But, there was a pause in the action in there. Stephanie Cmar, all smiles, describes her naan dish to Gail and Padma.

Padma responds, “So it’s an Indian nacho.”

“It’s an Indian nacho,” Stephanie retorts as you watch the smile wipe from her face and the blood drain from her body, while an ominous score starts playing.

Then, a quick cut to her confessional. “Coming up with my dish, I did not take into consideration that I would essentially be serving Indian food to Padma.” Cut back to the event and there’s sweet, sweet Gail, dryly asking the most damning of questions possible, “Have you ever cooked food like this before—with these spices and flavors?” Well, we don’t need to rack our brain who will be one of the people on the bottom.

Burn of the Week

In the world of reality TV competitive cooking, sometimes it gets a little too hot, here’s the most scorching take delivered this episode:

“I’m sorry, but this tuna died in vain.” Reichl, said of Angelo’s fish.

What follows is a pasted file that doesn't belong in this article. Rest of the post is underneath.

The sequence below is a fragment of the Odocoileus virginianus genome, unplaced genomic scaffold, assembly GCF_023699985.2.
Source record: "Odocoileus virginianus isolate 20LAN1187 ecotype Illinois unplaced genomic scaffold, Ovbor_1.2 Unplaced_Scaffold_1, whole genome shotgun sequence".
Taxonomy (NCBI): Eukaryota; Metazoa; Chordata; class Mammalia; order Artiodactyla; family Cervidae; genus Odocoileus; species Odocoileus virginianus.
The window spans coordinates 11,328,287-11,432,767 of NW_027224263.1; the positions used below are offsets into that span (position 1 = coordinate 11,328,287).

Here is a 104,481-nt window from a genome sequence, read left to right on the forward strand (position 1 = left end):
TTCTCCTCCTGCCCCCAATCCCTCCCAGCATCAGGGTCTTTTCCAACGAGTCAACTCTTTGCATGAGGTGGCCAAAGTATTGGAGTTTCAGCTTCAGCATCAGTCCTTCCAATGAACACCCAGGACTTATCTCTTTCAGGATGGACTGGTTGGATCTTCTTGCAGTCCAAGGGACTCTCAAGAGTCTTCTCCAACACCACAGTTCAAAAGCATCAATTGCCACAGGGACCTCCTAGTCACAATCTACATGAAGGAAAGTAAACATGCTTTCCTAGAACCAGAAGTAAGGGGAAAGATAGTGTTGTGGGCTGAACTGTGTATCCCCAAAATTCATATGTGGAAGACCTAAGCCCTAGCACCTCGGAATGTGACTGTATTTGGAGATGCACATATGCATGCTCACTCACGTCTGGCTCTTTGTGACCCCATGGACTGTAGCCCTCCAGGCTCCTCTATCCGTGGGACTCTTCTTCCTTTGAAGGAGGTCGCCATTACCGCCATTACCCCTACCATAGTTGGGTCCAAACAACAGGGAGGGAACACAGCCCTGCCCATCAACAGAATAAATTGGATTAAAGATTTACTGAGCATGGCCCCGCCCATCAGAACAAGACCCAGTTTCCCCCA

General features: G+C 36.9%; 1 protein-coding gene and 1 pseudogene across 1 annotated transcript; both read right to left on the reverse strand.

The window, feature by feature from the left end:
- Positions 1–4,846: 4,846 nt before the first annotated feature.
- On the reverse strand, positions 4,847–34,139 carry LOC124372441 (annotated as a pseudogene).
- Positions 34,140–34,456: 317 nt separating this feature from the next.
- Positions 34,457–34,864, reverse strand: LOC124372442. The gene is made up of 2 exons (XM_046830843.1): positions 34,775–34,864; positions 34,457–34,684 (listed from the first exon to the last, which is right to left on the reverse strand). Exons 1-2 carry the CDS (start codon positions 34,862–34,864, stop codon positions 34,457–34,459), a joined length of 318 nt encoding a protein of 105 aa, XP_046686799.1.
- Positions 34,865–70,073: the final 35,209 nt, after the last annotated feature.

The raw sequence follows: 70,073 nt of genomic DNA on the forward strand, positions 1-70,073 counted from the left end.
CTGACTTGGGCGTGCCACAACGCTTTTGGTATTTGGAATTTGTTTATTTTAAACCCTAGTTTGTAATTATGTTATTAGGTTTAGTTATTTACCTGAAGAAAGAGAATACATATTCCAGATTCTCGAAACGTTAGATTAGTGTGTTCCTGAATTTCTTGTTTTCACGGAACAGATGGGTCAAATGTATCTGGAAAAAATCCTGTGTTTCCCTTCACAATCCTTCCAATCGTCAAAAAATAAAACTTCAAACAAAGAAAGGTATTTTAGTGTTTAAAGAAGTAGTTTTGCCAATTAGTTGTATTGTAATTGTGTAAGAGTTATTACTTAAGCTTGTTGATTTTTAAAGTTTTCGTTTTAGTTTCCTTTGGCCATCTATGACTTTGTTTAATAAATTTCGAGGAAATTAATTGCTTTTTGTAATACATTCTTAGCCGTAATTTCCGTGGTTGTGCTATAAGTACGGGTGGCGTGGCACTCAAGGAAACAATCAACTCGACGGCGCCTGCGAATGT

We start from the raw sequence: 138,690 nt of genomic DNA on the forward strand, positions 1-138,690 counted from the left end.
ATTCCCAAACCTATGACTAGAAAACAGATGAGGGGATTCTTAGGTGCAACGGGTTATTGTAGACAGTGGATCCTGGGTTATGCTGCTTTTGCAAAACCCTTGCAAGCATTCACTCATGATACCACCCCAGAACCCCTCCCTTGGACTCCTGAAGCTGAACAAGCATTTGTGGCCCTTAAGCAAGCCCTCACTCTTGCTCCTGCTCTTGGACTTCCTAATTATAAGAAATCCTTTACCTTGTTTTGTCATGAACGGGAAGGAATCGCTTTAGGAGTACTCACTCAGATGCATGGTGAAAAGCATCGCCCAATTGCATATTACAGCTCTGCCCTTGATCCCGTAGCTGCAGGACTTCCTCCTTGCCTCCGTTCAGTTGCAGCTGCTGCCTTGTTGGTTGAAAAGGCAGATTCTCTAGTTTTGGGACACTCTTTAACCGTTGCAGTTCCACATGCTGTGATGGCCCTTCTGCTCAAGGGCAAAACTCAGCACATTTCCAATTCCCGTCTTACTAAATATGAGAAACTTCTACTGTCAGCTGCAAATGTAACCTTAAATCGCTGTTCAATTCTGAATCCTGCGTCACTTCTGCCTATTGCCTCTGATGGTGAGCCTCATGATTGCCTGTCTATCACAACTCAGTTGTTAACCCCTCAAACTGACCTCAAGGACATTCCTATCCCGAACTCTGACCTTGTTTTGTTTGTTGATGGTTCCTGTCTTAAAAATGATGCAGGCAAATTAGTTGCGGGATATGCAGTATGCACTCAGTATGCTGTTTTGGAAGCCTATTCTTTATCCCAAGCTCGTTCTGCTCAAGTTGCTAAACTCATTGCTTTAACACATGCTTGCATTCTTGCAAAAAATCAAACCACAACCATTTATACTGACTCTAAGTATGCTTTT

Ok, Ruth had another burn, this time about Malarkey’s tartare, “This one was a show-off dish. It’s the kind of thing a lot of people who hate restaurants hate about restaurants.” Ouch.

Top Chef…for Now

top chef kevin gillesipie gun show

Kevin explaining why deep frying things makes them better.  Photo: courtesy Nicole Weingart/Bravo

In the top three were Voltaggio, Kevin and Nini.

The winner of this week’s challenge is our favorite ginger-bearded Southerner, Kevin and his deep-fried terrine of roasted pork, mushroom and black currant, that he served with his granny’s apple butter. While the other judges have developed poker faces when discussing dishes as to slightly obfuscate the final result, Reichl blessedly has no such ability. She just blurts out what’s on her mind and you knew she loved this dish when she’s telling Kevin he needs to bottle and sell the apple butter.